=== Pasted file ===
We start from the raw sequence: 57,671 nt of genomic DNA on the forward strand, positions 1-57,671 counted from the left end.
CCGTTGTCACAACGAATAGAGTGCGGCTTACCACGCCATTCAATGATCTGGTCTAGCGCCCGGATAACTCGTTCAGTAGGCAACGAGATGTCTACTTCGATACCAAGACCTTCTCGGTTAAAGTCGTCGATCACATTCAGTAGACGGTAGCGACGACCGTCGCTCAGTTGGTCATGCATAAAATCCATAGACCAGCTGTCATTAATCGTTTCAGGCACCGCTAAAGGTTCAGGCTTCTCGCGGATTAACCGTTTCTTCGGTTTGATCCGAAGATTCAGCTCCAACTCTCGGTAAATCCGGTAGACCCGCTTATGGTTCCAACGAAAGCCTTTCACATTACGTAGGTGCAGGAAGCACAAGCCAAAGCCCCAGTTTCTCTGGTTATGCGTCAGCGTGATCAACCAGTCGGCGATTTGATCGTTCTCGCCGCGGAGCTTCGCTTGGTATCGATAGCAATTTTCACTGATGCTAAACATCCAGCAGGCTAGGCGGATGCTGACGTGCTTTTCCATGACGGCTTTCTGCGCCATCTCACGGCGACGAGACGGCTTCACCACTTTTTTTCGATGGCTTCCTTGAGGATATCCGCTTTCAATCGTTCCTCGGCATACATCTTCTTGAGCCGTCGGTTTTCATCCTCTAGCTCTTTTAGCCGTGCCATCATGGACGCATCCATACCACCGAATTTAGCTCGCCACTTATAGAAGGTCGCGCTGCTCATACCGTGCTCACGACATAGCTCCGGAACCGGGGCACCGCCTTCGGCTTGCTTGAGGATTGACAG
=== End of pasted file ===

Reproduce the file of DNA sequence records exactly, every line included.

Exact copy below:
We start from the raw sequence: 57,671 nt of genomic DNA on the forward strand, positions 1-57,671 counted from the left end.
CCGTTGTCACAACGAATAGAGTGCGGCTTACCACGCCATTCAATGATCTGGTCTAGCGCCCGGATAACTCGTTCAGTAGGCAACGAGATGTCTACTTCGATACCAAGACCTTCTCGGTTAAAGTCGTCGATCACATTCAGTAGACGGTAGCGACGACCGTCGCTCAGTTGGTCATGCATAAAATCCATAGACCAGCTGTCATTAATCGTTTCAGGCACCGCTAAAGGTTCAGGCTTCTCGCGGATTAACCGTTTCTTCGGTTTGATCCGAAGATTCAGCTCCAACTCTCGGTAAATCCGGTAGACCCGCTTATGGTTCCAACGAAAGCCTTTCACATTACGTAGGTGCAGGAAGCACAAGCCAAAGCCCCAGTTTCTCTGGTTATGCGTCAGCGTGATCAACCAGTCGGCGATTTGATCGTTCTCGCCGCGGAGCTTCGCTTGGTATCGATAGCAATTTTCACTGATGCTAAACATCCAGCAGGCTAGGCGGATGCTGACGTGCTTTTCCATGACGGCTTTCTGCGCCATCTCACGGCGACGAGACGGCTTCACCACTTTTTTTCGATGGCTTCCTTGAGGATATCCGCTTTCAATCGTTCCTCGGCATACATCTTCTTGAGCCGTCGGTTTTCATCCTCTAGCTCTTTTAGCCGTGCCATCATGGACGCATCCATACCACCGAATTTAGCTCGCCACTTATAGAAGGTCGCGCTGCTCATACCGTGCTCACGACATAGCTCCGGAACCGGGGCACCGCCTTCGGCTTGCTTGAGGATTGACAG